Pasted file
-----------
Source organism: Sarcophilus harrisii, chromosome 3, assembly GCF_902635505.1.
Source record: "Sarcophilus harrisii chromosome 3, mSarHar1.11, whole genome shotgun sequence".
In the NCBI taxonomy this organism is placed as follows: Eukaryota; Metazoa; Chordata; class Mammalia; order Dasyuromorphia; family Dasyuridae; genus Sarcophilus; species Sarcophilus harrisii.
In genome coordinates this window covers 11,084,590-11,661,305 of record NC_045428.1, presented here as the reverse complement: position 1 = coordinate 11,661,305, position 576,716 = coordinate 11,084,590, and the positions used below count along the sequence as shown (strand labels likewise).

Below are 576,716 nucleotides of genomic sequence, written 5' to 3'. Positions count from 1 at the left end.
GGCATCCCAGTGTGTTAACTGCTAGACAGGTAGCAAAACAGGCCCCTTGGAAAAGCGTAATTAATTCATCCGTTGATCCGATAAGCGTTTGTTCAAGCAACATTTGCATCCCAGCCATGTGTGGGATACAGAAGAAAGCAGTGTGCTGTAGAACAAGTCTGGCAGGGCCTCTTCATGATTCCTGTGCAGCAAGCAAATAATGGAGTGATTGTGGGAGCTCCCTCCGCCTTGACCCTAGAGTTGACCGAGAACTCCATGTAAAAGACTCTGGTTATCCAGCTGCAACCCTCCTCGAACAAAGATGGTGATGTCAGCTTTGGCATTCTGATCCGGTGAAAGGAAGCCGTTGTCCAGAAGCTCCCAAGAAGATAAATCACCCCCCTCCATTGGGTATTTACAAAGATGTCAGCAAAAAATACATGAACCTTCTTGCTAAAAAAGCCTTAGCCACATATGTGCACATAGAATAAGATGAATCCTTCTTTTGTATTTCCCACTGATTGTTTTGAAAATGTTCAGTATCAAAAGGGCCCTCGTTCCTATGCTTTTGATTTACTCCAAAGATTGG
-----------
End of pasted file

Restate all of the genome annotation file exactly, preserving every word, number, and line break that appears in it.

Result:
Source organism: Sarcophilus harrisii, chromosome 3, assembly GCF_902635505.1.
Source record: "Sarcophilus harrisii chromosome 3, mSarHar1.11, whole genome shotgun sequence".
In the NCBI taxonomy this organism is placed as follows: Eukaryota; Metazoa; Chordata; class Mammalia; order Dasyuromorphia; family Dasyuridae; genus Sarcophilus; species Sarcophilus harrisii.
In genome coordinates this window covers 11,084,590-11,661,305 of record NC_045428.1, presented here as the reverse complement: position 1 = coordinate 11,661,305, position 576,716 = coordinate 11,084,590, and the positions used below count along the sequence as shown (strand labels likewise).

Below are 576,716 nucleotides of genomic sequence, written 5' to 3'. Positions count from 1 at the left end.
GGCATCCCAGTGTGTTAACTGCTAGACAGGTAGCAAAACAGGCCCCTTGGAAAAGCGTAATTAATTCATCCGTTGATCCGATAAGCGTTTGTTCAAGCAACATTTGCATCCCAGCCATGTGTGGGATACAGAAGAAAGCAGTGTGCTGTAGAACAAGTCTGGCAGGGCCTCTTCATGATTCCTGTGCAGCAAGCAAATAATGGAGTGATTGTGGGAGCTCCCTCCGCCTTGACCCTAGAGTTGACCGAGAACTCCATGTAAAAGACTCTGGTTATCCAGCTGCAACCCTCCTCGAACAAAGATGGTGATGTCAGCTTTGGCATTCTGATCCGGTGAAAGGAAGCCGTTGTCCAGAAGCTCCCAAGAAGATAAATCACCCCCCTCCATTGGGTATTTACAAAGATGTCAGCAAAAAATACATGAACCTTCTTGCTAAAAAAGCCTTAGCCACATATGTGCACATAGAATAAGATGAATCCTTCTTTTGTATTTCCCACTGATTGTTTTGAAAATGTTCAGTATCAAAAGGGCCCTCGTTCCTATGCTTTTGATTTACTCCAAAGATTGG